ObservationKeys = "[" ObservationKey { "|" ObservationKey } "]" .

ModelCoefficients = FMModelCoefficients | LFMModelCoefficients .

FMModelCoefficients = "model" "=" "fmdirect"
"," "coefficients" "=" "{" CommonCoefficients "}" .

LFMModelCoefficients =
"model" "=" "lfmdirect"
"," "coefficients" "=" "{" CommonCoefficients "|" LFMCoefficients "}" .

CommonCoefficients = "bias" "=" BiasPredicateName
"|" "alpha" "=" AlphaPredicateName
"|" "beta" "=" AlphaPredicateName .

LFMCoefficients = "centroid "=" CentroidPredicateName
"|" "alpha" "=" AlphaPredicateName .

ExportBodyConjunction = RequiredConfigDisjunction
"," ObservationConjunction
"," ExportFeatureDisjunction
"(" FeatureDisjunction ";" TargetConjunction ")" .

EvalBodyConjunction = CoefficientDisjunction
"," ObservationConjunction
"," EvalFeatureDisjunction .

RequiredConfigDisjunction = "(" FilePathPredicateName "[" "]" "=" Var
";" HeaderPredicateName   "[" "]" "=" Var
";" WeightPredicateName   "[" "]" "=" Var
")" .

CoefficientDisjunction =
"(" BiasPredicateName  "[" [ Var ] "]" "=" Var
";" AlphaPredicateName "[" FeatureKey [ "," Var ] "]" "=" Var
";" BetaPredicateName  "[" FeatureKey  [ "," Var ] "," Var "]" "=" Var
{ ";" CentroidPredicateName "[" Var "," Var "]" "=" Var }
")" .

ExportFeatureDisjunction =
"(" TargetConjunction
";" FeatureConjunctionFormula { ";" FeatureConjunctionFormula }
")" .

EvalFeatureDisjunction =
"(" FeatureConjunctionFormula
";" FeatureConjunctionFormula { ";" FeatureConjunctionFormula }
")" .

ObservationConjunction    = Conjunction .
FeatureConjunctionFormula = Conjunction .

BooleanVariable       = Identifier .
DecimalVariable       = Identifier .
ObservationKey        = Identifier .
FeatureKeyKey         = Identifier .
FeatureValueKey       = Identifier .
SalesValueKey         = Identifier .
FilePathPredicateName = Identifier .
HeaderPredicateName   = Identifier .
WeightPredicateName   = Identifier .
BiasPredicateName     = Identifier .
AlphaPredicateName    = Identifier .
CentroidPredicateName = Identifier .
```

## 17.3. Restrictions and requirements

In this section we provide further restrictions on several elements of a predict rule. These restrictions, along with the imposed rigid form of predict rules, reflect either the assumed rule structure in the implementation of predict functions or the requirements of the FaMa model formalism.

### The head atom

Only one atom is allowed in the head of a predict rule.

`ExportHeadAtom` refers to a predicate that contains one value of type `boolean`: it will be populated either with `true` or with `false`, depending on the outcome of rule evaluation.

`EvalHeadAtom` refers to a functional predicate whose keys are the full set of observation keys, as defined in `EvalParameterSet`, and whose value is of type `decimal`. The predict rule will populate this predicate with the value of the model for each observation key tuple defined in `ObservationConjunction`.

### ObservationConjunction

This can be any conjunction expression, including a single atom, as long as it defines a set of tuples in the full set of observation keys only. Each tuple uniquely corresponds to a data point where a supported FaMa variant is evaluated.

### FeatureConjunctionFormula

Each `FeatureConjunctionFormula` must provide a unique functional mapping from a tuple that consists of a subset of the observation keys and the `FeatureKeyKey` to a `FeatureValueKey`.

One can use a foreign key, i.e., a key that is neither an observation key nor `FeatureKeyKey`, as long as all such foreign keys are no longer present in the final mapping. However, if this results in duplicate mappings then one should expect an inconsistent result of the lwfm model evaluation for those observation tuples that contain tuples in the duplicate mappings. Moreover, any value of `FeatureKeyKey` should not be present in a mapping that results from more than one `FeatureConjunctionFormula`.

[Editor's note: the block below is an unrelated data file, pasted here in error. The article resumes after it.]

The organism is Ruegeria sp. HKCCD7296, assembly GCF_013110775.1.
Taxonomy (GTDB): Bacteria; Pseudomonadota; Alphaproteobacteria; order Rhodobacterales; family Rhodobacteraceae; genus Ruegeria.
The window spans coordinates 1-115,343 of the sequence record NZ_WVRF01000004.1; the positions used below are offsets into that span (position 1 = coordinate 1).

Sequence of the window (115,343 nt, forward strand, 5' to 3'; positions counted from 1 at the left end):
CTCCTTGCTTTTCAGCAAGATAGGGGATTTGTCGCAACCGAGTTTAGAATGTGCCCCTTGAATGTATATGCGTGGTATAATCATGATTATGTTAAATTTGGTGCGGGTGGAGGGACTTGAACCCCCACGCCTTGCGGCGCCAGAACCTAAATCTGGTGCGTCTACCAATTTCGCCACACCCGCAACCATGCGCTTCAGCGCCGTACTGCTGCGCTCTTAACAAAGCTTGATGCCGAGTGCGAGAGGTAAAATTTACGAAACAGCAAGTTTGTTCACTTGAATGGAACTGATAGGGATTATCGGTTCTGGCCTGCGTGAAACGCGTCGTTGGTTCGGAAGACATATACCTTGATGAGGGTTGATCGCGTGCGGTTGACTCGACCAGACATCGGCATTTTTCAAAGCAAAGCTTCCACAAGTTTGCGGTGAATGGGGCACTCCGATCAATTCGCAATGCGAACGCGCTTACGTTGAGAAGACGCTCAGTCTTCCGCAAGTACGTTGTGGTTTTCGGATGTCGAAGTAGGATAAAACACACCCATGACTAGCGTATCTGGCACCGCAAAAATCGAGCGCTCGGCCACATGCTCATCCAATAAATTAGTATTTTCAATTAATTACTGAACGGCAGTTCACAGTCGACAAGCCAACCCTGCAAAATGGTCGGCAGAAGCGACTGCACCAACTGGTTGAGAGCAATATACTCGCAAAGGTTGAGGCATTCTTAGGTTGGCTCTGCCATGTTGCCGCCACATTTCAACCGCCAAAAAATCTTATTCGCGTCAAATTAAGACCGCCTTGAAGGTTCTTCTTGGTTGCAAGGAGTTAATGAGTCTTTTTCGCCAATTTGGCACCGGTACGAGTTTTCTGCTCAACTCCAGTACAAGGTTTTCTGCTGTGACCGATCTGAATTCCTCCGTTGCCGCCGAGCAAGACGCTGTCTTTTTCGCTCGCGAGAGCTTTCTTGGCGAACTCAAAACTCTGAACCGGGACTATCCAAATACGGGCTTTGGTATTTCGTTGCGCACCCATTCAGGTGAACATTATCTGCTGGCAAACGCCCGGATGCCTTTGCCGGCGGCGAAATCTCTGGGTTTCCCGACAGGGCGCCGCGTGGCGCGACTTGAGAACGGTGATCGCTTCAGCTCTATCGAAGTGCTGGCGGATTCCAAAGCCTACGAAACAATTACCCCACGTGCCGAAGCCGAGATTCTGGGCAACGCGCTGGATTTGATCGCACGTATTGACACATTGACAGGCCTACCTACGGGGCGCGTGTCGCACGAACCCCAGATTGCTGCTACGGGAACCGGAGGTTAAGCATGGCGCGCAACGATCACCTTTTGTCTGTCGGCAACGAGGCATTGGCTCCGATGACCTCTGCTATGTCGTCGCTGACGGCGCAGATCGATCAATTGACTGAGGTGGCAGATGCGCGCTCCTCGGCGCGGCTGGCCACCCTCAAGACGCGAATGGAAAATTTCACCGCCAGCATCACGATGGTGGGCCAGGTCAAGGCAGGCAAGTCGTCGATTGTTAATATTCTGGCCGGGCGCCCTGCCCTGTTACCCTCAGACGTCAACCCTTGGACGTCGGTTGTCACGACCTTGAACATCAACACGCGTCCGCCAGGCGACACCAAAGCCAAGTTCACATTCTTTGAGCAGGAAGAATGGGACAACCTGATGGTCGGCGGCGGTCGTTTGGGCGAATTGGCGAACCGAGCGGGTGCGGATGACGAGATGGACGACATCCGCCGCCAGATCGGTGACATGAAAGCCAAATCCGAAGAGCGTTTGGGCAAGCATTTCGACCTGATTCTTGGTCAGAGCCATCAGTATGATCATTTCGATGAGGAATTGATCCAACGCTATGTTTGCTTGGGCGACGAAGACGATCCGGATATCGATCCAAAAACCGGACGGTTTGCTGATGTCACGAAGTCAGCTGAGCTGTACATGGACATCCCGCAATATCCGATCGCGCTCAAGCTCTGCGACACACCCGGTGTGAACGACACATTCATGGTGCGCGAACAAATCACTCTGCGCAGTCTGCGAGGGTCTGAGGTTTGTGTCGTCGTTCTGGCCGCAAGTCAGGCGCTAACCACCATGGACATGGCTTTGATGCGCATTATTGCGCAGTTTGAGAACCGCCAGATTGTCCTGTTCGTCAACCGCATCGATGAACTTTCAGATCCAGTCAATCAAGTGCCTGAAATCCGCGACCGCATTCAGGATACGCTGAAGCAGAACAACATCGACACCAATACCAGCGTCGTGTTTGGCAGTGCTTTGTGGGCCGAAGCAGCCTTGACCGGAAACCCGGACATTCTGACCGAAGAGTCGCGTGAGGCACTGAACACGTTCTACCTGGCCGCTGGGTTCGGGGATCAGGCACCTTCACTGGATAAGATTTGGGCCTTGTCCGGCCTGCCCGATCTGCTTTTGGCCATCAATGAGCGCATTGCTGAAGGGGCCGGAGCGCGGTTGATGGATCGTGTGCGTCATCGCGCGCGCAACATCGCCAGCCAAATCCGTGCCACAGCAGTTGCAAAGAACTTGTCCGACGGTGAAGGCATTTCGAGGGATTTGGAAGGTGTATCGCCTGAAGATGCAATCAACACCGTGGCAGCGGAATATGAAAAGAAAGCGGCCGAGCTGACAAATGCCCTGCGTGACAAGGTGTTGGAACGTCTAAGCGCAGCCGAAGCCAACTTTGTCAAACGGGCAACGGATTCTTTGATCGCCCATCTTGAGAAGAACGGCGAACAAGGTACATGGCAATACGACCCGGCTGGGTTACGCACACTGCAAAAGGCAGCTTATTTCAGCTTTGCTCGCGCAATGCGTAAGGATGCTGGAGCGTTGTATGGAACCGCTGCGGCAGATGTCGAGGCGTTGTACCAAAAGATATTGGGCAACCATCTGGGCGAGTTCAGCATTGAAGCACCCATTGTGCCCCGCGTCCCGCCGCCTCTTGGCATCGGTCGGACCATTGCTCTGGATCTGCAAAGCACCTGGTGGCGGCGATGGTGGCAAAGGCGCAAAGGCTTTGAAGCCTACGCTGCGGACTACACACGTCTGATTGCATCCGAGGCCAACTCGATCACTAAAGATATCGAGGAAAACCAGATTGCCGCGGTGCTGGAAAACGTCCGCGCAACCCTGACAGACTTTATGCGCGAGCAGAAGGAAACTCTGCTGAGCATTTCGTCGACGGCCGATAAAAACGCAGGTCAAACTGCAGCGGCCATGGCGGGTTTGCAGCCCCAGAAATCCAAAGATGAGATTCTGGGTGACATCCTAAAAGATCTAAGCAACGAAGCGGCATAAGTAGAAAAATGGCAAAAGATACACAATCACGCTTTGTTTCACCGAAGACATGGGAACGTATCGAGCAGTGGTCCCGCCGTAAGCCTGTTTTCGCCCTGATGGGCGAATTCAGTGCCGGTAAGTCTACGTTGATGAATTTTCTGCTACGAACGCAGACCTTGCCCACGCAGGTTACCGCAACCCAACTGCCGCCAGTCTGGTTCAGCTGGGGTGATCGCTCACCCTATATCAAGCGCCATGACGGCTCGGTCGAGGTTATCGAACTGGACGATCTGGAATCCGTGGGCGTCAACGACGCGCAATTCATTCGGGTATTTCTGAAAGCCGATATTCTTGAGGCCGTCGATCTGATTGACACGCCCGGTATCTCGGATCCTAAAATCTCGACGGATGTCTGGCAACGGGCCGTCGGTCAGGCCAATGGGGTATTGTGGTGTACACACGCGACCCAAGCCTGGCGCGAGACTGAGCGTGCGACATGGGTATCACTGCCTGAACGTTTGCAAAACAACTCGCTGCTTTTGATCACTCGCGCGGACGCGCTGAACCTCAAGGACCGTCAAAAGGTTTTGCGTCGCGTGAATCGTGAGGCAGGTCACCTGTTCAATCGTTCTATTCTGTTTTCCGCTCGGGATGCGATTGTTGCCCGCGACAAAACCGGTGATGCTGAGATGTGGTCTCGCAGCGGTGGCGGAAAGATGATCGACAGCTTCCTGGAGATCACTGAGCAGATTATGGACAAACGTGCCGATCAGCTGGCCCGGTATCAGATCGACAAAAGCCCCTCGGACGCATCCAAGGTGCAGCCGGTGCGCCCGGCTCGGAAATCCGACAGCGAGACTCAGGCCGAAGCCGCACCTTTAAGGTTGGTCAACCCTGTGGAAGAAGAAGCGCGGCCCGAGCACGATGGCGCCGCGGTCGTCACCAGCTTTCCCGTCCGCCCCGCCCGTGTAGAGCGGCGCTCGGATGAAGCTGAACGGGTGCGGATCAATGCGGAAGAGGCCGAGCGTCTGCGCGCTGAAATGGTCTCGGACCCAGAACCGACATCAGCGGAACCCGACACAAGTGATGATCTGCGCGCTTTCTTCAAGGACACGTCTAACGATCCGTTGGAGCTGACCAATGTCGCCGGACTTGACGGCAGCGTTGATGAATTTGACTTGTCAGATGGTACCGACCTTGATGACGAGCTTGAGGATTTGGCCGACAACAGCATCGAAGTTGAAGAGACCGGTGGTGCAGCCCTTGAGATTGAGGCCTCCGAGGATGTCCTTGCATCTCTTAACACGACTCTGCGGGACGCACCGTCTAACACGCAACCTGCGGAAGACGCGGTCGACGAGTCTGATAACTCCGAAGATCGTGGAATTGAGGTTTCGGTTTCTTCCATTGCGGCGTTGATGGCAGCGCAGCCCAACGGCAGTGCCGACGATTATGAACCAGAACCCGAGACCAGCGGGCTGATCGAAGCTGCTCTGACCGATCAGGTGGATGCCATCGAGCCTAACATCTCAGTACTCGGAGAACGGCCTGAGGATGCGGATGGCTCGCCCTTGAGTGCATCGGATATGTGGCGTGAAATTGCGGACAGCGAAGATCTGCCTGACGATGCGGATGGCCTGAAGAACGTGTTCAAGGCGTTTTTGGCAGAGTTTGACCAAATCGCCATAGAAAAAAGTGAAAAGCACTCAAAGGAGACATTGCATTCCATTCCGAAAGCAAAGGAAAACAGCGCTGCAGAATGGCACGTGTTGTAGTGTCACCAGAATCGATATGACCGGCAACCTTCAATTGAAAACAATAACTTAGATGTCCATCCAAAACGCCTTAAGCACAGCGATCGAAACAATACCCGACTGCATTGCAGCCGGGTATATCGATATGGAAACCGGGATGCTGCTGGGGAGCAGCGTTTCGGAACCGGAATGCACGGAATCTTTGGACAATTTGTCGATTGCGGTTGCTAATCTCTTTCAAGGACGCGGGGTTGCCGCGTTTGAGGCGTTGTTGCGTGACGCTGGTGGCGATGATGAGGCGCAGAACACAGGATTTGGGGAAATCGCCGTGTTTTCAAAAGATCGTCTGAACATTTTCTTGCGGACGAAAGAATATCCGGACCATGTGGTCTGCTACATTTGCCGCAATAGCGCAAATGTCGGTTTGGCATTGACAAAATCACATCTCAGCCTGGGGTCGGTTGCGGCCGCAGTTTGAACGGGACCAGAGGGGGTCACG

### TargetConjunction

All the above-mentioned restrictions for `FeatureConjunctionFormula` apply here as well.

• The full set of observation keys should be present in the function mapping.
• A direct correspondence between `SalesValueKey` and `FeatureValueKey` should be a part of the conjunction.
• The value of `FeatureKeyKey` should be the same for all tuples resulting from this expression and should only be present in the mapping to `SalesValueKey`.

### Required predicates explained

Here we list a number of predicates that are required, given a certain function of a predict rule. Most of the predicates must be declared and populated and some need only be declared.

Data export in paperboat format: `mode = export`

• `FilePathPredicate` is required and should contain one element of type `string`, whose value is the name of the file to be exported.
• `HeaderPredicate` is required and should contain one element of type `string`, whose value becomes the header of the exported file.
• `WeightPredicate` is required and should contain one element of type `float`, whose value should be greater than `0.0` and less than or equal to `1.0`. All tuples in full observation keys that satisfy `ExportBodyConjunction` will have a chance of being exported with a probability given by this value. Every tuple or a row in the exported file has a weight that is the inverse of this value.

FaMa model evaluation: `mode = eval`

• `model = multi-model`
• `CoefficientPredicate` is required and is often a functional predicate of five arguments.
• The first argument is a `ModelKey` of type `string`.
• The second argument is also of type `string`, and its value can be either `"bias"`, or one of `"alpha"`, `"beta"`, `"gamma"`, and `"delta"`: the latter correspond, respectively, to the first-order, second-order, third-order and fourth-order coefficients of the FaMa model. Please note that the model will not be evaluated properly if one does not provide coefficients of all orders lower than the highest order.
• The third argument should be a `FeatureKey`, usually of some entity type.
• The fourth argument is of type `string` and is used to indicate the index or indices of the remaining dimension of coefficient matrices. Recall from Section 17.1, “Equations of models supported by predict functions” that the second and higher order coefficient matrix `V^(l)` has a dimensionality of `n` by `k_l`. We use `FeatureKey` to indicate the index of the first dimension of `V^(l)`, and we then assign to the fourth argument the converted integer value of the second index.
• The fifth argument is the value of the coefficient, of type `float`.

Example 17.1.